Two Floyd County Superior Court judges are drawing up plans to establish a family court devoted to cases ranging from domestic violence to child custody battles.

“These are some of the hardest cases we have to deal with,” Judge Jack Niedrach said Thursday during a presentation to Rome Rotary Club members on the state of the local judiciary.

“Drug use and mental health are often issues; there’s rarely enough money for two households; and then there are instances of abuse — spousal and child abuse,” he added.

Niedrach said Chief Judge Bryant Durham is working with Judge Kay Ann Wetherington, who was sworn into office in January, to set up a family accountability court. The goal: to find solutions other than incarceration to problems in local homes.

“For people with a history of nonpayment of child support, it’s been shown to work in improving collections,” he said.

The family court will join the mental health court Niedrach started and the drug court over which Judge Billy Sparks presides. Niedrach said accountability courts — part of the criminal justice reforms spearheaded by former governor Nathan Deal in the past few years — are proving effective.

The specialized sentencing programs replace jail-time with intensive supervision, education and treatment in the community. They’ve had a measurable effect on the state’s prison population and, especially in the case of drug addicts who complete the program, cut down on the chances they’ll re-offend.

“We can’t just keep doing the same things the same way. They’re not working,” Niedrach said.

He got a chance to underscore that sentiment during a question-and-answer period, when he was asked to expound on the drug-abuse crisis in Floyd County. Niedrach said drugs are a factor in many cases, and no amount of incarceration will keep an addict from drugs.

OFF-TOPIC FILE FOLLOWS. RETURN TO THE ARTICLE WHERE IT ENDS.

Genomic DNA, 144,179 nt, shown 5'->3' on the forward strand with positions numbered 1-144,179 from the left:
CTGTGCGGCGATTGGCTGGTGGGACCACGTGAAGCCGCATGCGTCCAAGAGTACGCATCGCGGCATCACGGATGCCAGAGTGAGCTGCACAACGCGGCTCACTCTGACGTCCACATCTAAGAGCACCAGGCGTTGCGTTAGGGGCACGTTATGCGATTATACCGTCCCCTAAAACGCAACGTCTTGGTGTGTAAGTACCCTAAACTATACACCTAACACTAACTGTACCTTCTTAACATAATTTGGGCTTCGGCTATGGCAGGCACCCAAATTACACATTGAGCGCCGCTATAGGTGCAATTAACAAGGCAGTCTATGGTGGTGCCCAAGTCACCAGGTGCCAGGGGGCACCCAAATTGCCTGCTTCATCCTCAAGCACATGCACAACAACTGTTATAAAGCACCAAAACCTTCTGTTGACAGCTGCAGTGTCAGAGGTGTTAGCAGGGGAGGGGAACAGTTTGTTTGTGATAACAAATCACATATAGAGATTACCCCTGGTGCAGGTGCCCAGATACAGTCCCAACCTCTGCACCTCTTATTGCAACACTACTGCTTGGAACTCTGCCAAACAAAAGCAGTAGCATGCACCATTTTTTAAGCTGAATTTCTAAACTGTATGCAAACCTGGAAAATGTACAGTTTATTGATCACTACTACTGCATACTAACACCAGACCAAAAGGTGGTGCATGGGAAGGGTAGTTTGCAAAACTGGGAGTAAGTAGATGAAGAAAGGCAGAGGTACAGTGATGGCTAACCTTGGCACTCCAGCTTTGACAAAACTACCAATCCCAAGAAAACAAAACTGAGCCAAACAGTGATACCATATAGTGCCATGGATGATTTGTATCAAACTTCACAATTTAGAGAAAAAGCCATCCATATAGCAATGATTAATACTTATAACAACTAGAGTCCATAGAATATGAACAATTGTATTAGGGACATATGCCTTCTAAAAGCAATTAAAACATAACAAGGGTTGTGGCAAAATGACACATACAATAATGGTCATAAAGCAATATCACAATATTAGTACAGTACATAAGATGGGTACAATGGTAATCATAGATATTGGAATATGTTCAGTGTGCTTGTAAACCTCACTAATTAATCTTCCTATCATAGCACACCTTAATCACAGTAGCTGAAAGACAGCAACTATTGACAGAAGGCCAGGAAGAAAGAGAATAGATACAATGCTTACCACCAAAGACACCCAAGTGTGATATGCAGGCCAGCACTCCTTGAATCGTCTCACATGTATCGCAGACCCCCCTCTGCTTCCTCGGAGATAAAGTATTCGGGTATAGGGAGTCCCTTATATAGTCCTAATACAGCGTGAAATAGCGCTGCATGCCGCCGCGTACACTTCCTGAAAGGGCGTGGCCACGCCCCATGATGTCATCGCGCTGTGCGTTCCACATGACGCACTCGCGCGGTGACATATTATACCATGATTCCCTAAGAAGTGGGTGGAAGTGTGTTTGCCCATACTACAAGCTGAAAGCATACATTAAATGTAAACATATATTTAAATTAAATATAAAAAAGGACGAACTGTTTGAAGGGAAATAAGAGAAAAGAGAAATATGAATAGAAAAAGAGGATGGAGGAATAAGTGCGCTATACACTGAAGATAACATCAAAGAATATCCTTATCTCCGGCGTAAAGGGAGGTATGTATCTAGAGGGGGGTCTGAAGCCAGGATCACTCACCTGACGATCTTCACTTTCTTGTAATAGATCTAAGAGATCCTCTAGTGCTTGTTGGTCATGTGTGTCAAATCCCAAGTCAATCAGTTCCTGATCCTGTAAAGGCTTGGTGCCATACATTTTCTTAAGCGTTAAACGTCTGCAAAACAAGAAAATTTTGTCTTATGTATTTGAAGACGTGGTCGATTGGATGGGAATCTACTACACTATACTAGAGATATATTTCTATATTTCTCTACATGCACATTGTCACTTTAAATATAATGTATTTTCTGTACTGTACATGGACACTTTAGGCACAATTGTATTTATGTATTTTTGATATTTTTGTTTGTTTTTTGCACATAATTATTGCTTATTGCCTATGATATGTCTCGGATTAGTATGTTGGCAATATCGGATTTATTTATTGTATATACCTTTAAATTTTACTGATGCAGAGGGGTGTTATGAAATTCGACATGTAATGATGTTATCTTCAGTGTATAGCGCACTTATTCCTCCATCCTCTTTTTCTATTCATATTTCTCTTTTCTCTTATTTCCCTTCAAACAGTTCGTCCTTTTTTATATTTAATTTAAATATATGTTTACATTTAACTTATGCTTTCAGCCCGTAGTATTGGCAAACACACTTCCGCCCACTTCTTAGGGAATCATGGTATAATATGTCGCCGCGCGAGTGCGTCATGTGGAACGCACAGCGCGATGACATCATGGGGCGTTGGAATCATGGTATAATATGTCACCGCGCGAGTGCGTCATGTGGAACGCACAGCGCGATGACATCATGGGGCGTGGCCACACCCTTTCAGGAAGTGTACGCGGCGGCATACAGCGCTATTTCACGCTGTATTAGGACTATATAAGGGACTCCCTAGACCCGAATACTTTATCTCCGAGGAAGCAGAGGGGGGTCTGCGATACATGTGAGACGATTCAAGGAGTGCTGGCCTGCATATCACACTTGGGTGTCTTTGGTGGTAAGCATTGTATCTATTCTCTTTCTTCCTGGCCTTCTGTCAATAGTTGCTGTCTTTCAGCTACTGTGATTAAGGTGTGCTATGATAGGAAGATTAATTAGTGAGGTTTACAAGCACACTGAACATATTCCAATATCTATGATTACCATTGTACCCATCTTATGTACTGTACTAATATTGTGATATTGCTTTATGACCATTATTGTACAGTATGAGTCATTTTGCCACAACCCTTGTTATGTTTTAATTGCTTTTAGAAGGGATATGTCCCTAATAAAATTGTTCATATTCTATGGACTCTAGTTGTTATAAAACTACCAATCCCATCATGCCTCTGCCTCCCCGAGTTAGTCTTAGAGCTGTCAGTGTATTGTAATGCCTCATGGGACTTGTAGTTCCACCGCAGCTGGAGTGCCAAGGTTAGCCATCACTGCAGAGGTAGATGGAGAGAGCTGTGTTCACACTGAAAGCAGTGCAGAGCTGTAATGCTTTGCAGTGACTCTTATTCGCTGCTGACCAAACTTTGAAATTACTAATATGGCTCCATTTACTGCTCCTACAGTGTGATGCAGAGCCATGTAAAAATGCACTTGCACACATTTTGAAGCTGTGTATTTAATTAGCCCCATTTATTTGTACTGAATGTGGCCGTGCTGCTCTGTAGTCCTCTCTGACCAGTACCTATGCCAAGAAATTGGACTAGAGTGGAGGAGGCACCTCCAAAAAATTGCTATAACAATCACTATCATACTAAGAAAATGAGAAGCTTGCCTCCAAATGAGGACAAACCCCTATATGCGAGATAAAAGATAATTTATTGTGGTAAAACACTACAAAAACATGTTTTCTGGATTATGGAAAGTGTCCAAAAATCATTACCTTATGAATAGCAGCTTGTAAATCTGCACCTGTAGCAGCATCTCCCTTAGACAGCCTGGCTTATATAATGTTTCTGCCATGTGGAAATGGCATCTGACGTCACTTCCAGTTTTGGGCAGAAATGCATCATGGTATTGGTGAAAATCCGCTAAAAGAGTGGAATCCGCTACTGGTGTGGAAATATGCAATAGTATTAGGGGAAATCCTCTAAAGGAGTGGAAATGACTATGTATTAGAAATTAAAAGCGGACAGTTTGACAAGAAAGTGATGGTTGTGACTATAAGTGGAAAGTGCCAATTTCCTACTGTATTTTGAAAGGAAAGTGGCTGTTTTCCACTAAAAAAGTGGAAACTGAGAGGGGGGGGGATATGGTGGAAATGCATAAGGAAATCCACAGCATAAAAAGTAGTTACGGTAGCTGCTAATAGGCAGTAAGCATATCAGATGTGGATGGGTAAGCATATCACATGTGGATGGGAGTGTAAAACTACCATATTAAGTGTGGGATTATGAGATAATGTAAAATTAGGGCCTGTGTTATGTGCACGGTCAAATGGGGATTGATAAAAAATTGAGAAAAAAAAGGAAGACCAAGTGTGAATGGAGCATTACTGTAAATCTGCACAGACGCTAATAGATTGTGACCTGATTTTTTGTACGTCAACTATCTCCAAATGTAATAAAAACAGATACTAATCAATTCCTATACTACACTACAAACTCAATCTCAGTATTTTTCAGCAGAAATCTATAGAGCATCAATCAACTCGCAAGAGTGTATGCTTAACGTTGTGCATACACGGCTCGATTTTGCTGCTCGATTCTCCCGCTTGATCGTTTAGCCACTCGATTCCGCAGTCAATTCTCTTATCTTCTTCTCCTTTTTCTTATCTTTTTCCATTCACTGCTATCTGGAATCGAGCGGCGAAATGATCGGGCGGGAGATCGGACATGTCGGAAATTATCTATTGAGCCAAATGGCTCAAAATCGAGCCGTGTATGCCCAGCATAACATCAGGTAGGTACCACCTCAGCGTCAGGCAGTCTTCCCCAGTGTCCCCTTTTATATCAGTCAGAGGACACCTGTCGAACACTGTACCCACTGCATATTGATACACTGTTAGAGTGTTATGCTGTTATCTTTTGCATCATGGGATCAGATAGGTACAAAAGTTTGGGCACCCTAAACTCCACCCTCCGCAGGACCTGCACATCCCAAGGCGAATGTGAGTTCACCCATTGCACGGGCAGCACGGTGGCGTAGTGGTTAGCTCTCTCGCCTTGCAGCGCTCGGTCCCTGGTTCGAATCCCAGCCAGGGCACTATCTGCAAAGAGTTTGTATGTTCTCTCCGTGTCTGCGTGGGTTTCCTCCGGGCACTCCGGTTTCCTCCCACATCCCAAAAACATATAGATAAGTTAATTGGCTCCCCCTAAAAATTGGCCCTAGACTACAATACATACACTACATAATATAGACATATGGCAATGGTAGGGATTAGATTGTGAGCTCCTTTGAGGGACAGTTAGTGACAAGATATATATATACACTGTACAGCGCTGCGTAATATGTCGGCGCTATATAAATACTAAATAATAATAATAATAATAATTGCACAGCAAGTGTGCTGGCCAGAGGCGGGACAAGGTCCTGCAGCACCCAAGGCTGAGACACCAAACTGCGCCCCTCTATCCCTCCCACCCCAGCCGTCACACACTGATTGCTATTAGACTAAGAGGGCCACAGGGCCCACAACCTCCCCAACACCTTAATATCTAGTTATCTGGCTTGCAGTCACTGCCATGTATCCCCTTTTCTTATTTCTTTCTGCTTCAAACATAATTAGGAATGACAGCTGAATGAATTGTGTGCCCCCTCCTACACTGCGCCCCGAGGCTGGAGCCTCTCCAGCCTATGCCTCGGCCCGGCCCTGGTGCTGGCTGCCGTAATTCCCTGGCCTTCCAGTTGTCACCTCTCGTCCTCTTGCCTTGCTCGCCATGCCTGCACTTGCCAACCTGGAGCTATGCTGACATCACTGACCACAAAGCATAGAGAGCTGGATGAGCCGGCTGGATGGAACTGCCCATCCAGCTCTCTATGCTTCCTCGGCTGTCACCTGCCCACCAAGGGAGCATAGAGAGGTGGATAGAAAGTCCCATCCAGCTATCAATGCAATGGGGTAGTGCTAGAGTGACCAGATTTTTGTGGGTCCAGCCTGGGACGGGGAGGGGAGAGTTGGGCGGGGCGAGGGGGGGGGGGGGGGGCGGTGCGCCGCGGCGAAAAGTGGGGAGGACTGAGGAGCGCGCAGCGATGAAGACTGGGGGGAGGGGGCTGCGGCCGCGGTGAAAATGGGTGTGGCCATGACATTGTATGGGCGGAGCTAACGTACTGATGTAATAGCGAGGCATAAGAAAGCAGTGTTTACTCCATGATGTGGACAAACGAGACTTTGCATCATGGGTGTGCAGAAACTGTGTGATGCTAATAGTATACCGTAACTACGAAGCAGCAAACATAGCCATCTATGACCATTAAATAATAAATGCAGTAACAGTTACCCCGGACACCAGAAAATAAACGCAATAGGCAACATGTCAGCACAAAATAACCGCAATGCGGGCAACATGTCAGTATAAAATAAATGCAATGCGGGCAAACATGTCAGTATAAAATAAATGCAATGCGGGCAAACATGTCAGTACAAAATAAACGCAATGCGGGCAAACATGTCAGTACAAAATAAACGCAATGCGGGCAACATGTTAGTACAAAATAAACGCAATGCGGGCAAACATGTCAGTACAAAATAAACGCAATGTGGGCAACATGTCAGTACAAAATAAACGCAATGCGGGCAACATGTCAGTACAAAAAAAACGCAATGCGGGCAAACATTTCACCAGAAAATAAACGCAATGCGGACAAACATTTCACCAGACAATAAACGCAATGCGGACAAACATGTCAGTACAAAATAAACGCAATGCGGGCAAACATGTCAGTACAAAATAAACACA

“The effect on their family doesn’t matter to an addict, the possibility of death doesn’t matter ... You’ve got to have education, treatment and prevention. If you don’t have that, you’re wasting your time,” he said.

Methamphetamine, crack cocaine and illegal use of prescription drugs are the most common cases that come before him. But Niedrach said the opioid crisis is escalating, with people addicted to prescription painkillers turning to street drugs when their prescriptions run out.

“We are seeing a lot of cases involving heroin,” he said. “And even fentanyl, which can be 100 times the strength of morphine.”

Niedrach touched on a number of other issues during his talk, including the growing need for more space in the Judicial Building to recent changes to state DUI laws. He closed out with the observation that social media such as Facebook posts, Instagrams and text messages is being used more often as evidence in court.

“My advice is simple: Don’t put anything on social media that you don’t want your mom to see,” he said.

Floyd County Superior Court has four judges, who each average about 1,100 criminal and 600 civil cases a year, and three senior judges who can fill in at need.

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